Memories of my grandmother keep replaying in my mind. What are they trying to tell me?
My grandmother passed away four days before Christmas in 2016. I was making cookies and wrapping presents with my family when my mom got the phone call. Her face changed and I could tell something was really wrong.
Ever since then, I’ve always remembered small conversations and little trips that I took with my grandmother — like going to McDonald's and playing in the play area and just laughing until our stomachs hurt.
Or in the summer, my brothers and I would go see her at her apartment building, and she’d take us swimming in the pool outside. Sometimes, we’d go shopping first. She’d say, “Taelynn, get ready, ‘cause we’re about to go shopping. We’re about to get pool floaties. If you want a bathing suit we can get one.” And then she’d let us swim all day long.
A favorite snapshot shows Taelynn Lassiter's grandmother and father embracing. [Taelynn Lassiter]
That’s how she was: Fun. She always had crazy colored hair — red or blue or purple — and a smile on her face. She had an aura of happiness that made me feel like I could tell her anything.
It’s been more than five years since she died, and memories of her still play in my mind. What makes those memories return again and again? And why do they feel so important?
I interviewed my guidance counselor, Ms. Meintel, to see on a professional level why certain memories stick with us when loved ones pass away. She told me she thinks a lot about the last time she saw her grandfather, at Christmas.
"He lived in South Carolina," Ms. Meintel told me. "So I feel like it was a really good memory because we were able to celebrate a last Christmas with him and he was able to see my kids."
I asked why she thought memories like that stick with us so long.
She thought for a moment.
"I have a very hard time with grief," Ms. Meintel said. "So I like to latch on to those older memories and the memories when you're happiest. It makes me forget [people] are actually gone. I can relive those memories and think of happy times over remembering really sad things."
I can see where she’s coming from. Everybody has their own way of dealing with family members dying.
But for me, when I pretended my grandmother wasn’t actually gone, or tried not to think about it, I wasn’t a person she would’ve been proud of.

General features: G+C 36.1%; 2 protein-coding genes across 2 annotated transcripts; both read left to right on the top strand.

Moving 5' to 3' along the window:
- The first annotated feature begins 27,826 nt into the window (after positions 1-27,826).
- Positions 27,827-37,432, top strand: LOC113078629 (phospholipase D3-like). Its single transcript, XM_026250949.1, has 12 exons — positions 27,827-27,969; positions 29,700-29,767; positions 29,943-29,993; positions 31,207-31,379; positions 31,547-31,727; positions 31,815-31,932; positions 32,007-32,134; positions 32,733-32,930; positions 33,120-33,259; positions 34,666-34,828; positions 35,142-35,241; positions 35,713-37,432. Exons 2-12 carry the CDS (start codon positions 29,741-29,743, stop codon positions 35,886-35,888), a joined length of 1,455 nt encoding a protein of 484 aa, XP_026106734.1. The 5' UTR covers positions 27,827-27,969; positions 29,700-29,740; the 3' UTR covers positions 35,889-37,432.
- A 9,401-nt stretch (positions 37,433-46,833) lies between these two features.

After she died, I focused on taking care of other people, like my dad and my brothers, and I didn’t take care of myself.
That’s why I wanted to do this story, and why I started going to therapy a few months ago. I wanted to think about her more.
A message of pride
My math teacher, Ms. Kisner, helped me understand all this a little better.
She recently lost her mother, and at first I didn’t want to talk to her about it because I know how hard it is to lose someone. But she opened right up about the last time she saw her mom.
It was right after Ms. Kisner had organized a big event with tons of powerful people.
"And it went really well, and I actually went to visit my mom in rehab to tell her about it," Ms. Kisner said. "And she just kept smiling and smiling and smiling. And she looked at me and she was like, ‘Wow, you never know who you're giving birth to.’"
That reminded me of the last conversation I remember having with my grandmother, a few days before she died.
Taelynn Lassiter, left, stands outside Richmond Heights Secondary School with her friend Kyla Bowling. [Keith Freund / Ideastream Public Media]]
I had recently sung in a Christmas concert at school, and my dad sent a recording to her. I was really shy back then. I hated even talking to people I didn’t know.
My grandmother told me she was really proud of me for getting out of my comfort zone and being in the concert. It felt so good to hear her say that.
I hope I always remember that conversation, because I want to keep making my grandmother proud.
Taelynn Lassiter is a 10th grader at Richmond Heights Secondary School. She produced this story with Ideastream Public Media's Justin Glanville.